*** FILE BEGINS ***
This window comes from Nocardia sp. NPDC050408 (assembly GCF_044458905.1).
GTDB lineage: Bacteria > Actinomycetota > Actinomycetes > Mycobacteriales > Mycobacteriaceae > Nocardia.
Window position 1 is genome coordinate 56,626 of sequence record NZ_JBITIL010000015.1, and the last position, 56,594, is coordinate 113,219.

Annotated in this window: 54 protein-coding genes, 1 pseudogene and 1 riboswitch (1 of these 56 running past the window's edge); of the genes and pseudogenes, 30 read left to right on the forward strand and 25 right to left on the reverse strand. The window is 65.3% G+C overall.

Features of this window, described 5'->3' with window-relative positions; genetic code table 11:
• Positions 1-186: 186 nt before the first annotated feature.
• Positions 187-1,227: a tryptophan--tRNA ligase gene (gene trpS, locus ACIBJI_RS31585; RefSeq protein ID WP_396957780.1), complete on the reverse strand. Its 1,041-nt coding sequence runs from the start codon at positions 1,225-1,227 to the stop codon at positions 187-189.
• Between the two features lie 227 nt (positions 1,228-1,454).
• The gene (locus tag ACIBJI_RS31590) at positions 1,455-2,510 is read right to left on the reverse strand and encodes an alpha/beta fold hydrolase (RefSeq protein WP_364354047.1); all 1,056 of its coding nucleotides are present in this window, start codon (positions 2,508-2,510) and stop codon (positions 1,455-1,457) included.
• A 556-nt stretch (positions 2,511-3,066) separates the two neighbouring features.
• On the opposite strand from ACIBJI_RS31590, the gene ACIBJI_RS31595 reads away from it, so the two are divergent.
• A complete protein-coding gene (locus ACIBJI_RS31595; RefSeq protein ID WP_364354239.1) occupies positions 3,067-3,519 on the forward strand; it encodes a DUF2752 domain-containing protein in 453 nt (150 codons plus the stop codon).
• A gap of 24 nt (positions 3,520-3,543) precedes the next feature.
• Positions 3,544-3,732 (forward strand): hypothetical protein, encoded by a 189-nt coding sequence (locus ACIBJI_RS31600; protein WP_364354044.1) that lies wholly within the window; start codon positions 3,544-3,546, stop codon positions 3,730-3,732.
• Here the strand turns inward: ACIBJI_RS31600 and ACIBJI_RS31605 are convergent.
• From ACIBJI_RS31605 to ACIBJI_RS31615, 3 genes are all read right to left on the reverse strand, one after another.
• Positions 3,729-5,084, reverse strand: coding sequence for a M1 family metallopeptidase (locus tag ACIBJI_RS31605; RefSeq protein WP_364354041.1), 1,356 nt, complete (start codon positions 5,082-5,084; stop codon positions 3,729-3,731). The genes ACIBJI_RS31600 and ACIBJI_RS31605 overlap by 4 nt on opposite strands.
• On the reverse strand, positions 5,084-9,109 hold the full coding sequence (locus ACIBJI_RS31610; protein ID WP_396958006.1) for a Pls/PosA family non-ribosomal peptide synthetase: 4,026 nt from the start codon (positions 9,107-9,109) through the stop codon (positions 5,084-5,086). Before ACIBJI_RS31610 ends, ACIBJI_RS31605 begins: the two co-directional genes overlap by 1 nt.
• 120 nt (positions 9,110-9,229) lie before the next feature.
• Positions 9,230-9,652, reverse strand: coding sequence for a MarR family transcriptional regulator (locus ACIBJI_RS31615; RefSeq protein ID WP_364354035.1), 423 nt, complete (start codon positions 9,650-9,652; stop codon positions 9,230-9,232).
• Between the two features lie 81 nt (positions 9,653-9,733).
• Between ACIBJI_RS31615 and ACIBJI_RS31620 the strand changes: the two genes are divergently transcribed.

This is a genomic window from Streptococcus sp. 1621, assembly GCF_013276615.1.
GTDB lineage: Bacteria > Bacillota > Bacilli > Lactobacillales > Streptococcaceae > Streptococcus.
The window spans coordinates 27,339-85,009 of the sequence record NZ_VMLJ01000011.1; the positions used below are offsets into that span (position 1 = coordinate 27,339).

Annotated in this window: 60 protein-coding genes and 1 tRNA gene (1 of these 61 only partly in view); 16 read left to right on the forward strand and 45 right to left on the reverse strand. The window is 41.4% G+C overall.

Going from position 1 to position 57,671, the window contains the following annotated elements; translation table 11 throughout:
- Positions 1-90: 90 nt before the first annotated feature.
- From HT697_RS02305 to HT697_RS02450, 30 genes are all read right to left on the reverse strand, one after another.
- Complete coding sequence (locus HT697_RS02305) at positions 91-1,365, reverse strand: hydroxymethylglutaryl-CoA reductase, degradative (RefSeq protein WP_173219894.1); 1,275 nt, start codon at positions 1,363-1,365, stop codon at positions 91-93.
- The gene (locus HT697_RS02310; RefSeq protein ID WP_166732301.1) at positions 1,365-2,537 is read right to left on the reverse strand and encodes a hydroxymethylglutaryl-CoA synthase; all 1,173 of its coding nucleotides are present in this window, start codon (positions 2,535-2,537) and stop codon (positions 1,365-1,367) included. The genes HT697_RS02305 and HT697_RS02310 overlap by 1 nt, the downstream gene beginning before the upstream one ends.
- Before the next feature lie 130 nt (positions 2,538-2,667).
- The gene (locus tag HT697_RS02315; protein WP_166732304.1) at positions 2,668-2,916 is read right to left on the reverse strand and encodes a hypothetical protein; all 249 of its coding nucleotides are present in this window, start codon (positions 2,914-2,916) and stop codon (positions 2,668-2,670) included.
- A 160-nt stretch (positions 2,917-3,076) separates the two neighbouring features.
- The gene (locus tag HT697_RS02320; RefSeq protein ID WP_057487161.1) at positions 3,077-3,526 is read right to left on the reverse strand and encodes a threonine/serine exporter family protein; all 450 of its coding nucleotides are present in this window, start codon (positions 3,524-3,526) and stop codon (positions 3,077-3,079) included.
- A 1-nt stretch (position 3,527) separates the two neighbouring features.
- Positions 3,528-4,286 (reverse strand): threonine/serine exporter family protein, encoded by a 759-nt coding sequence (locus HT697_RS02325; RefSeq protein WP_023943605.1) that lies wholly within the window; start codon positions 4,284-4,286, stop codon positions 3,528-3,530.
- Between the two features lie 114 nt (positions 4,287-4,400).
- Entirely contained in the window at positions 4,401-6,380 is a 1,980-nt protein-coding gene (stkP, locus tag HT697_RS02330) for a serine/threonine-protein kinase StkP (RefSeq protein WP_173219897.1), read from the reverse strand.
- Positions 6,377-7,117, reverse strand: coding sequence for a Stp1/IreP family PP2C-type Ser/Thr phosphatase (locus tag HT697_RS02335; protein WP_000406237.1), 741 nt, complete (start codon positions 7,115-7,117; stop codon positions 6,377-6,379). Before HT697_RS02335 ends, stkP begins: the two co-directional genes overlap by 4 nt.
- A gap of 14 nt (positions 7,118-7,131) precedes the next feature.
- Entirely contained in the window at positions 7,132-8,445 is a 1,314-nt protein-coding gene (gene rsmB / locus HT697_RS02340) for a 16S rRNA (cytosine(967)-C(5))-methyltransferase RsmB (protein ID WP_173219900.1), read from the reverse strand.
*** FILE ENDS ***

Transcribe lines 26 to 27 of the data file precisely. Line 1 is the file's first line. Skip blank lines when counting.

Annotated in this window: 60 protein-coding genes and 1 tRNA gene (1 of these 61 only partly in view); 16 read left to right on the forward strand and 45 right to left on the reverse strand. The window is 41.4% G+C overall.

Going from position 1 to position 57,671, the window contains the following annotated elements; translation table 11 throughout: